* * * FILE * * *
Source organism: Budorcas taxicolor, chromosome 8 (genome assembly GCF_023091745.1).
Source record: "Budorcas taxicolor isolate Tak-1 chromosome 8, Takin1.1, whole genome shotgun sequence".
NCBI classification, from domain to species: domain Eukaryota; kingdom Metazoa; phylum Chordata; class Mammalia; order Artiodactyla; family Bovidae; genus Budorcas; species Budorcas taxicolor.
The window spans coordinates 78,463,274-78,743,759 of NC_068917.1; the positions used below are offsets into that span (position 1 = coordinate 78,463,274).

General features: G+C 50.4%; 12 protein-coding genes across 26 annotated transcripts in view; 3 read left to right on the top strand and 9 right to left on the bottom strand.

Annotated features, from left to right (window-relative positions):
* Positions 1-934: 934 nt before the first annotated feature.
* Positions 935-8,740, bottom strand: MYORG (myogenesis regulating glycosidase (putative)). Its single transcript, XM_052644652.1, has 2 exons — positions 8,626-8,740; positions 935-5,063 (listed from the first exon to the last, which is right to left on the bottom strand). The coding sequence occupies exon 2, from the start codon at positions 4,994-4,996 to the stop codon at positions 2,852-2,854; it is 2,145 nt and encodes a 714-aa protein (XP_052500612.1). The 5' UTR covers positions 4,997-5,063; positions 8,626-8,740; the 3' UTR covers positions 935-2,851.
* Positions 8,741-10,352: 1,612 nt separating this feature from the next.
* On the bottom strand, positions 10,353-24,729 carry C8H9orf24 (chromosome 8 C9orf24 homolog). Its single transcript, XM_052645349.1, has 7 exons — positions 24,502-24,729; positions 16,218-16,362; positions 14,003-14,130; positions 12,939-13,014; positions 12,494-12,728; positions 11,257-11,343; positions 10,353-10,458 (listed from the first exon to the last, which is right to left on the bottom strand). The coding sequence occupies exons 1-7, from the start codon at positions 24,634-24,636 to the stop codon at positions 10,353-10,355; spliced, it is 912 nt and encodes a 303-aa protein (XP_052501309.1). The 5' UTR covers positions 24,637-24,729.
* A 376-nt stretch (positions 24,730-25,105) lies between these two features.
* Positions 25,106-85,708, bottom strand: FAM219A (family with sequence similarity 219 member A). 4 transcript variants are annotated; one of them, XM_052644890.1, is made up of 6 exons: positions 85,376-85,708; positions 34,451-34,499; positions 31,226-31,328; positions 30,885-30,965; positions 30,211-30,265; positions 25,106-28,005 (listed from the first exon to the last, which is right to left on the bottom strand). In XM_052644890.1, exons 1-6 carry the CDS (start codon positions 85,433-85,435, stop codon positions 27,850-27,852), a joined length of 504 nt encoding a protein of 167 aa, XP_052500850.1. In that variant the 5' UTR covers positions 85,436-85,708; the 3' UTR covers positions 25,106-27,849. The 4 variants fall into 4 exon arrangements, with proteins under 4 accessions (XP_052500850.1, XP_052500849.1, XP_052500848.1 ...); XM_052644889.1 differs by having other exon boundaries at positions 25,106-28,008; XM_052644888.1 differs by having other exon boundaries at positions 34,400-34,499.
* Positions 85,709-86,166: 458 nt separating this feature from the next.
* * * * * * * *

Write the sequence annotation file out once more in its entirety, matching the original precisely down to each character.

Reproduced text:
Source organism: Budorcas taxicolor, chromosome 8 (genome assembly GCF_023091745.1).
Source record: "Budorcas taxicolor isolate Tak-1 chromosome 8, Takin1.1, whole genome shotgun sequence".
NCBI classification, from domain to species: domain Eukaryota; kingdom Metazoa; phylum Chordata; class Mammalia; order Artiodactyla; family Bovidae; genus Budorcas; species Budorcas taxicolor.
The window spans coordinates 78,463,274-78,743,759 of NC_068917.1; the positions used below are offsets into that span (position 1 = coordinate 78,463,274).

General features: G+C 50.4%; 12 protein-coding genes across 26 annotated transcripts in view; 3 read left to right on the top strand and 9 right to left on the bottom strand.

Annotated features, from left to right (window-relative positions):
* Positions 1-934: 934 nt before the first annotated feature.
* Positions 935-8,740, bottom strand: MYORG (myogenesis regulating glycosidase (putative)). Its single transcript, XM_052644652.1, has 2 exons — positions 8,626-8,740; positions 935-5,063 (listed from the first exon to the last, which is right to left on the bottom strand). The coding sequence occupies exon 2, from the start codon at positions 4,994-4,996 to the stop codon at positions 2,852-2,854; it is 2,145 nt and encodes a 714-aa protein (XP_052500612.1). The 5' UTR covers positions 4,997-5,063; positions 8,626-8,740; the 3' UTR covers positions 935-2,851.
* Positions 8,741-10,352: 1,612 nt separating this feature from the next.
* On the bottom strand, positions 10,353-24,729 carry C8H9orf24 (chromosome 8 C9orf24 homolog). Its single transcript, XM_052645349.1, has 7 exons — positions 24,502-24,729; positions 16,218-16,362; positions 14,003-14,130; positions 12,939-13,014; positions 12,494-12,728; positions 11,257-11,343; positions 10,353-10,458 (listed from the first exon to the last, which is right to left on the bottom strand). The coding sequence occupies exons 1-7, from the start codon at positions 24,634-24,636 to the stop codon at positions 10,353-10,355; spliced, it is 912 nt and encodes a 303-aa protein (XP_052501309.1). The 5' UTR covers positions 24,637-24,729.
* A 376-nt stretch (positions 24,730-25,105) lies between these two features.
* Positions 25,106-85,708, bottom strand: FAM219A (family with sequence similarity 219 member A). 4 transcript variants are annotated; one of them, XM_052644890.1, is made up of 6 exons: positions 85,376-85,708; positions 34,451-34,499; positions 31,226-31,328; positions 30,885-30,965; positions 30,211-30,265; positions 25,106-28,005 (listed from the first exon to the last, which is right to left on the bottom strand). In XM_052644890.1, exons 1-6 carry the CDS (start codon positions 85,433-85,435, stop codon positions 27,850-27,852), a joined length of 504 nt encoding a protein of 167 aa, XP_052500850.1. In that variant the 5' UTR covers positions 85,436-85,708; the 3' UTR covers positions 25,106-27,849. The 4 variants fall into 4 exon arrangements, with proteins under 4 accessions (XP_052500850.1, XP_052500849.1, XP_052500848.1 ...); XM_052644889.1 differs by having other exon boundaries at positions 25,106-28,008; XM_052644888.1 differs by having other exon boundaries at positions 34,400-34,499.
* Positions 85,709-86,166: 458 nt separating this feature from the next.